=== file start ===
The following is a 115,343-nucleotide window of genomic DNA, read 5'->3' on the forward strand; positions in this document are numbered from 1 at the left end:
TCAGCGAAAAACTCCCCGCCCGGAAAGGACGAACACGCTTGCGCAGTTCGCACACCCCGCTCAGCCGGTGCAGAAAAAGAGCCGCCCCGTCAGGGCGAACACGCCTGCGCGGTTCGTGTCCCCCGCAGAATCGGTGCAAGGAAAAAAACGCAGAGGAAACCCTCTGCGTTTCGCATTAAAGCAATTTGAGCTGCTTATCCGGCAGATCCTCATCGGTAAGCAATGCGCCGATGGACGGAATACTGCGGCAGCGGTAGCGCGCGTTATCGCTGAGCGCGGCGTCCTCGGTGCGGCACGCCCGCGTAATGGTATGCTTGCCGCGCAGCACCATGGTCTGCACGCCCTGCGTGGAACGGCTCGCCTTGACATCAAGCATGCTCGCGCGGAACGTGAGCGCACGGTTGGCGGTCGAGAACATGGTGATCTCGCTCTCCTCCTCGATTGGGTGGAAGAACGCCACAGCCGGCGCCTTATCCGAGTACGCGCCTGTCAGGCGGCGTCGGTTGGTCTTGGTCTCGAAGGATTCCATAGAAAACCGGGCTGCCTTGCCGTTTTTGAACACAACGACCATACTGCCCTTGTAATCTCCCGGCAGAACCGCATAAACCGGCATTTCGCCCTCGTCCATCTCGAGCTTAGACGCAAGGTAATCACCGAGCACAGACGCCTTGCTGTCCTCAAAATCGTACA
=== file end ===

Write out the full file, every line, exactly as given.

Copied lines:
The following is a 115,343-nucleotide window of genomic DNA, read 5'->3' on the forward strand; positions in this document are numbered from 1 at the left end:
TCAGCGAAAAACTCCCCGCCCGGAAAGGACGAACACGCTTGCGCAGTTCGCACACCCCGCTCAGCCGGTGCAGAAAAAGAGCCGCCCCGTCAGGGCGAACACGCCTGCGCGGTTCGTGTCCCCCGCAGAATCGGTGCAAGGAAAAAAACGCAGAGGAAACCCTCTGCGTTTCGCATTAAAGCAATTTGAGCTGCTTATCCGGCAGATCCTCATCGGTAAGCAATGCGCCGATGGACGGAATACTGCGGCAGCGGTAGCGCGCGTTATCGCTGAGCGCGGCGTCCTCGGTGCGGCACGCCCGCGTAATGGTATGCTTGCCGCGCAGCACCATGGTCTGCACGCCCTGCGTGGAACGGCTCGCCTTGACATCAAGCATGCTCGCGCGGAACGTGAGCGCACGGTTGGCGGTCGAGAACATGGTGATCTCGCTCTCCTCCTCGATTGGGTGGAAGAACGCCACAGCCGGCGCCTTATCCGAGTACGCGCCTGTCAGGCGGCGTCGGTTGGTCTTGGTCTCGAAGGATTCCATAGAAAACCGGGCTGCCTTGCCGTTTTTGAACACAACGACCATACTGCCCTTGTAATCTCCCGGCAGAACCGCATAAACCGGCATTTCGCCCTCGTCCATCTCGAGCTTAGACGCAAGGTAATCACCGAGCACAGACGCCTTGCTGTCCTCAAAATCGTACA